I was talking with a new manager (let's call her Sue) the other day who couldn't understand why one of the people she was in charge of was upset. An employee (let's call her Jean) had come to her saying there was a task she didn't want to do. Knowing that Jean had a lot on her plate and probably didn't have time to do it anyway, Sue said, “Ok.”
Later in the day, she asked another employee (let's call him Jeff), “Would you mind taking care of this?”
Jeff looked at her a little funny but said, “Sure, no problem,” and took care of it.
Why is He Annoyed?
The next day, Sue noticed that Jeff seemed annoyed at her. She asked him about it, and he explained that he was annoyed because she asked him to do the task just because Jean didn't want to. “I felt like that was inappropriate.”
She hadn't realized that Jeff had even overheard that conversation but explained that Jean had a lot on her plate, which is why she agreed to have someone else handle it. Seeming somewhat satisfied with the explanation, Jeff nodded and said, “Ok.”
Feeling the need to justify herself further, Sue continued, “I'm not sure why you're even upset. I asked you if you would mind doing it, it wasn't like I was ordering you to.”
Jeff rolled his eyes, said, “Ok,” this time in a somewhat sarcastic tone, and left.
When I talked to her, Sue still didn't get it. “I asked him if he would mind doing it, I didn't order him to do it. If he didn't want to, then he should have said he didn't want to do it!”
I took a deep breath and started in. “If your boss came to you and asked if you would mind doing something, would you tell her no?”
The second she put herself in Jeff's position, the light bulb went on. Sue realized that she had virtually given an order by asking that question and that most good employees would not say no.
She was justified in asking Jeff to do the task if she knew Jean didn't have time to do it, but she insulted him by saying that he should have refused to do it if he didn't want to. Jeff rolled his eyes because, in his mind, refusing the boss's request wasn't an option, she didn't get it, and he didn't want to have to spell it out for her.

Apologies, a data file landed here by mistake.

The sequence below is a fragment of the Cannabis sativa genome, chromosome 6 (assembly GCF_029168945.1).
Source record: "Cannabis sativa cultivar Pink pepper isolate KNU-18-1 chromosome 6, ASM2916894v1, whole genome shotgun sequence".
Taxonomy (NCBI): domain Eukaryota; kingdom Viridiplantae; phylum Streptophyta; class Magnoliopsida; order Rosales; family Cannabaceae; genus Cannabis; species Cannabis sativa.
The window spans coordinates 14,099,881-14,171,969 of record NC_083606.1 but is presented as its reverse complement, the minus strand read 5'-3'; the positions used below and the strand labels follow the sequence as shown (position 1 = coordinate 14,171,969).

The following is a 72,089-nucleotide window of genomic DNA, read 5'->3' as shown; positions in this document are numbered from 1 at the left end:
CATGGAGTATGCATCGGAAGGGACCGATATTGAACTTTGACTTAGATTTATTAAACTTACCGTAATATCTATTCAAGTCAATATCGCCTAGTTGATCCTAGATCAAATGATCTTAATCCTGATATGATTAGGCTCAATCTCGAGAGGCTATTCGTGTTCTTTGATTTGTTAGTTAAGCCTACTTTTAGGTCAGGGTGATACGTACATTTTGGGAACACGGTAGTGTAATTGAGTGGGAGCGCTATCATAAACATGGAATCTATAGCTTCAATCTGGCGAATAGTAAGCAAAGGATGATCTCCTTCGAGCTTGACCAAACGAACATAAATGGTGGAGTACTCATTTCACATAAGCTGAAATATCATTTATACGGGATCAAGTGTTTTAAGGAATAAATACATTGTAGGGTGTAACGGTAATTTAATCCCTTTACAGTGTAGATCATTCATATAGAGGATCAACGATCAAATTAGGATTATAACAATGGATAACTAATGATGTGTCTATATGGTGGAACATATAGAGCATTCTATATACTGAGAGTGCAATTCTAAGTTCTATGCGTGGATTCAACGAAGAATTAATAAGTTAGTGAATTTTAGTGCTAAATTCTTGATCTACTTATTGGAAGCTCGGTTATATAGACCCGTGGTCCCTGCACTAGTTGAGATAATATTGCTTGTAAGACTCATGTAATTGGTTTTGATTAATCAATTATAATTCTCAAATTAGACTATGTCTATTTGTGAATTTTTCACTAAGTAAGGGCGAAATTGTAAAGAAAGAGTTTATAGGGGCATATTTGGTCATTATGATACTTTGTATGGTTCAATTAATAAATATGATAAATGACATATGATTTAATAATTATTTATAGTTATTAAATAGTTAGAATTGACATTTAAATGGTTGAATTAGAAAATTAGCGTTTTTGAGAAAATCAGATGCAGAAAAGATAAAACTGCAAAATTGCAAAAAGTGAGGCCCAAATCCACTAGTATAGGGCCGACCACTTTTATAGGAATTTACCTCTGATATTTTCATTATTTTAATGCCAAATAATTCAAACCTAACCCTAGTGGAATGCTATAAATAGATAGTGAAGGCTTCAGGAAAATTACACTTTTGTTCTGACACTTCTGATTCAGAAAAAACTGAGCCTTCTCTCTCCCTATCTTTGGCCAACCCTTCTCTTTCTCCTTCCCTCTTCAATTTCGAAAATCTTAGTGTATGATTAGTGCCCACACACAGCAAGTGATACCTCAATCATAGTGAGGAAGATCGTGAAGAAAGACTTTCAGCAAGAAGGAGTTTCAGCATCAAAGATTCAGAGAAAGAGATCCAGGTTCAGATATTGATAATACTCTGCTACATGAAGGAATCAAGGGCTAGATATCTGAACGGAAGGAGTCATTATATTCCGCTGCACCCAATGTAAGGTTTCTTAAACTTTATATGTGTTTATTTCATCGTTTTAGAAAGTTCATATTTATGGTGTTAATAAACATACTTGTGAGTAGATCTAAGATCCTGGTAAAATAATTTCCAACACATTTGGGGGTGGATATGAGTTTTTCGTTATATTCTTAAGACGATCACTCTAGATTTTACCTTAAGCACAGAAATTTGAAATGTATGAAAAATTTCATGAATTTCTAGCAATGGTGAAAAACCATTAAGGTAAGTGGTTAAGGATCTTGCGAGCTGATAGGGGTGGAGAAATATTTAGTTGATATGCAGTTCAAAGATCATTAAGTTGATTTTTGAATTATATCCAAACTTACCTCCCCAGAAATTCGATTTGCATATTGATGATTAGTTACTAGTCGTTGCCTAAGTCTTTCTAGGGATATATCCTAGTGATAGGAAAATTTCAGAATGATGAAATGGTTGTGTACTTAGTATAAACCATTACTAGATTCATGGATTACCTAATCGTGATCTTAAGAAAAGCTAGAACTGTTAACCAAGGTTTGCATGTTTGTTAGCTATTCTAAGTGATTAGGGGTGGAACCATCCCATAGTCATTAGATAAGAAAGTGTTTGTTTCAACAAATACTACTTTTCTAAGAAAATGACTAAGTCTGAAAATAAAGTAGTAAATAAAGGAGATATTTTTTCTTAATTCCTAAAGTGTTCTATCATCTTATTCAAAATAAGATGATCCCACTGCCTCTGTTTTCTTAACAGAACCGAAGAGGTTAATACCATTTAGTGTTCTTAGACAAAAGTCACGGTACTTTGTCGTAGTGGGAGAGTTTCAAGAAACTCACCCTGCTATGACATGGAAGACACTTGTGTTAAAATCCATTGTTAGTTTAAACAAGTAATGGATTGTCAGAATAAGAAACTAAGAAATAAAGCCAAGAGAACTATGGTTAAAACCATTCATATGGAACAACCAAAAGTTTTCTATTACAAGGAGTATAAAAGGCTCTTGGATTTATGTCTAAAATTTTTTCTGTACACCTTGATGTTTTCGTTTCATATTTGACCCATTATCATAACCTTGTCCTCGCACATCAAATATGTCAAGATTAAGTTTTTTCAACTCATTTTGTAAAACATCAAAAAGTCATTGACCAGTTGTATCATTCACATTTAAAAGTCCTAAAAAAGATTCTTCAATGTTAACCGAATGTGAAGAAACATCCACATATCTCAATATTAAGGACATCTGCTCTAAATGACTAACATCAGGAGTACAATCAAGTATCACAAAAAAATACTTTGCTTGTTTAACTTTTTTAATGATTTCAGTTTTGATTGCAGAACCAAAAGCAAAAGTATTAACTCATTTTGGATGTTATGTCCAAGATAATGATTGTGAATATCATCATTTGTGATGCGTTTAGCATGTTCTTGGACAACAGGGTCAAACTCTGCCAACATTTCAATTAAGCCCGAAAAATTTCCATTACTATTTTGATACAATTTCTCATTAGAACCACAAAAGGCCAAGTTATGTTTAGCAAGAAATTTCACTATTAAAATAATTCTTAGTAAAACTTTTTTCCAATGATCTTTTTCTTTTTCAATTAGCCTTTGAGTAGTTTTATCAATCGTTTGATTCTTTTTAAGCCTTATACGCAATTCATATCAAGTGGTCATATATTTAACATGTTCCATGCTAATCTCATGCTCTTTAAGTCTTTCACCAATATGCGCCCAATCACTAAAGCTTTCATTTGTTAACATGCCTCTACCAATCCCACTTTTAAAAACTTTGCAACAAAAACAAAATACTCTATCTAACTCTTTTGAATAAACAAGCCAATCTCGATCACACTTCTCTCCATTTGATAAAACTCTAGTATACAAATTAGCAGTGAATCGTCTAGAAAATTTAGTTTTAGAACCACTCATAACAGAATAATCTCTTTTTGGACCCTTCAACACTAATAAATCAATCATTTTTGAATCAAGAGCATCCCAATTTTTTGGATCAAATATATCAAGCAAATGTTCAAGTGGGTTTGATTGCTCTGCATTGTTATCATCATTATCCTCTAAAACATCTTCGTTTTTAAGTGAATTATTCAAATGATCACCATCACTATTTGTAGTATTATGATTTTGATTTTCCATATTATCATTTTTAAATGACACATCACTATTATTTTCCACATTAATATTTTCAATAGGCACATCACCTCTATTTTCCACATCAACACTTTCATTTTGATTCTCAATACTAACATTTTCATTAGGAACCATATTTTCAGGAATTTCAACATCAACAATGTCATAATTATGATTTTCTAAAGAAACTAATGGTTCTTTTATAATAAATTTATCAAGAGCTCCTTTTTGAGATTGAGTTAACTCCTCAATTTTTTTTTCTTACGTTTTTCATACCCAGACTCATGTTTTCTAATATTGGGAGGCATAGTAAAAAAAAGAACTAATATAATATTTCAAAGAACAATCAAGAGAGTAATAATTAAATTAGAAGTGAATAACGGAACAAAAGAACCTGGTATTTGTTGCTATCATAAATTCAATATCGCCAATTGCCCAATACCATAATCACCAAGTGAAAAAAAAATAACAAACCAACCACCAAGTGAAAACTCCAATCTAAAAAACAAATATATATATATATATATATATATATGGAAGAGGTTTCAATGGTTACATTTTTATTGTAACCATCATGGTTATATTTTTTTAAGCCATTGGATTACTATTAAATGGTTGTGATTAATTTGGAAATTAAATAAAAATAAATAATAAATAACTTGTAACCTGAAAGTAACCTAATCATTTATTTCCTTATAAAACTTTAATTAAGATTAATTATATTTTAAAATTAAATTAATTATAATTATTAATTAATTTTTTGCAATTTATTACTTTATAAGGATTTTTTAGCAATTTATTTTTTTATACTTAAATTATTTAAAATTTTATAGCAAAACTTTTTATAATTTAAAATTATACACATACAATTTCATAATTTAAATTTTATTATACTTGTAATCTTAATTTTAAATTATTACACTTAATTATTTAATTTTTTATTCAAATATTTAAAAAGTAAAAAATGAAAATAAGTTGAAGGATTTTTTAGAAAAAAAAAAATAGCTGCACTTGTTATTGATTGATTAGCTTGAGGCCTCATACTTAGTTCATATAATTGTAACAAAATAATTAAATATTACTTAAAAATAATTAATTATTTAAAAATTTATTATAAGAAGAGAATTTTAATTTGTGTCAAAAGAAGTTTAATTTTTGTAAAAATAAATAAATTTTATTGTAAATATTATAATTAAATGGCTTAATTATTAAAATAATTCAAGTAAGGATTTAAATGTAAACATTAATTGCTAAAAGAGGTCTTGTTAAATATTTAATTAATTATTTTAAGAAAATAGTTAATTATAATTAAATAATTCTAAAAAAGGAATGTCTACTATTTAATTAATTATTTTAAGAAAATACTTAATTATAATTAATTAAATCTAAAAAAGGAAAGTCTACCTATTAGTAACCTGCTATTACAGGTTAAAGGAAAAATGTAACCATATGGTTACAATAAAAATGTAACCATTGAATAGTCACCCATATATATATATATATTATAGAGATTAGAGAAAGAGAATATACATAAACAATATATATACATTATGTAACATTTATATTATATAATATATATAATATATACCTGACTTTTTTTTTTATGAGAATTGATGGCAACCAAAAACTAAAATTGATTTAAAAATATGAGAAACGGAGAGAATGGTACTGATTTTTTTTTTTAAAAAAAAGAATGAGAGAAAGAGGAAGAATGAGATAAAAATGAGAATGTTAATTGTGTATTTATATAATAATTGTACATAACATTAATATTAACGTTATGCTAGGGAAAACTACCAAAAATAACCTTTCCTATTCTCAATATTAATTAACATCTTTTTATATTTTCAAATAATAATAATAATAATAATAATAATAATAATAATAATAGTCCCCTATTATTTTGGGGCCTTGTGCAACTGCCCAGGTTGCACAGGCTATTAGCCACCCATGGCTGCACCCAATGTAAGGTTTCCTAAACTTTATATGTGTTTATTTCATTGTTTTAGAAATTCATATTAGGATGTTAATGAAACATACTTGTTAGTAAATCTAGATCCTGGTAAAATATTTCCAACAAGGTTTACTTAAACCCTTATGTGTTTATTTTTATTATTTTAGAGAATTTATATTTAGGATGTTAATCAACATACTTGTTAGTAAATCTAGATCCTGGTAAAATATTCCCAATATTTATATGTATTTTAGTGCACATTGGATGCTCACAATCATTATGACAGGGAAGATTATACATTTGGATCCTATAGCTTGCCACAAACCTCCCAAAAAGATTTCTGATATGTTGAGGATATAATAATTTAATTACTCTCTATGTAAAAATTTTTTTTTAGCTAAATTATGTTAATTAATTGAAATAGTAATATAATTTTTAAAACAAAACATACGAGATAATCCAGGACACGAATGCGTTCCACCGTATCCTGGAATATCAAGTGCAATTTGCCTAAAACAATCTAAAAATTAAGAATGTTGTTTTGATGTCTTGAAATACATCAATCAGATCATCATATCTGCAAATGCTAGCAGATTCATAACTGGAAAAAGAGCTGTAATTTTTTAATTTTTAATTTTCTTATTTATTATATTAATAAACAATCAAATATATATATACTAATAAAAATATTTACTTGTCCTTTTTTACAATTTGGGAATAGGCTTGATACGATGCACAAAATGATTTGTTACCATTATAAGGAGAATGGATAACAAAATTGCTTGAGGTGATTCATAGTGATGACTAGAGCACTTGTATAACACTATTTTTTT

Authority Changes Things
Situations like these come from a fairly common mistake many new managers make. What was once an innocent question when you were coworkers can be interpreted much differently when there's a power differential. When you are in a position of authority, your relationship with others changes whether you want it to or not.
Most good employees are not going to tell their bosses, “No, I don't want to” when asked to do something.
It's the same reason why asking someone out on a date when you are in a position of authority over them is never a good idea. Even if you expressly tell the other person it won't affect their job if they refuse to do whatever you are asking, most will have in the back of their mind that it might.
In fact, expressly telling them that refusing won't affect their position is likely to backfire. Imagine being asked by your boss, “Would you be interested in going out on a date with me tonight? To be clear, I'm not saying that it would cost you your job if you don't.” Most people would think that's a threat, not a reassurance.
That power differential is why I don't invite employees out to dinner after hours regularly. Most will feel obligated to join even though they may not want to, and I've heard people complaining about stuff like that when it takes away from other things they want to do.
It's also why most people don't ask their boss to come party with them on Friday night. Once you're a manager, your relationship with those you are managing changes.
Be careful what you ask as a leader, and put yourself in the other person's shoes. Never forget that a question isn't always perceived as a question once you're the boss.
About the Author
Happily married with five kids, Smith owns a technology company, is the founder of this site, has served on the board of directors for multiple companies, and loves playing soccer, hiking, and mentoring.
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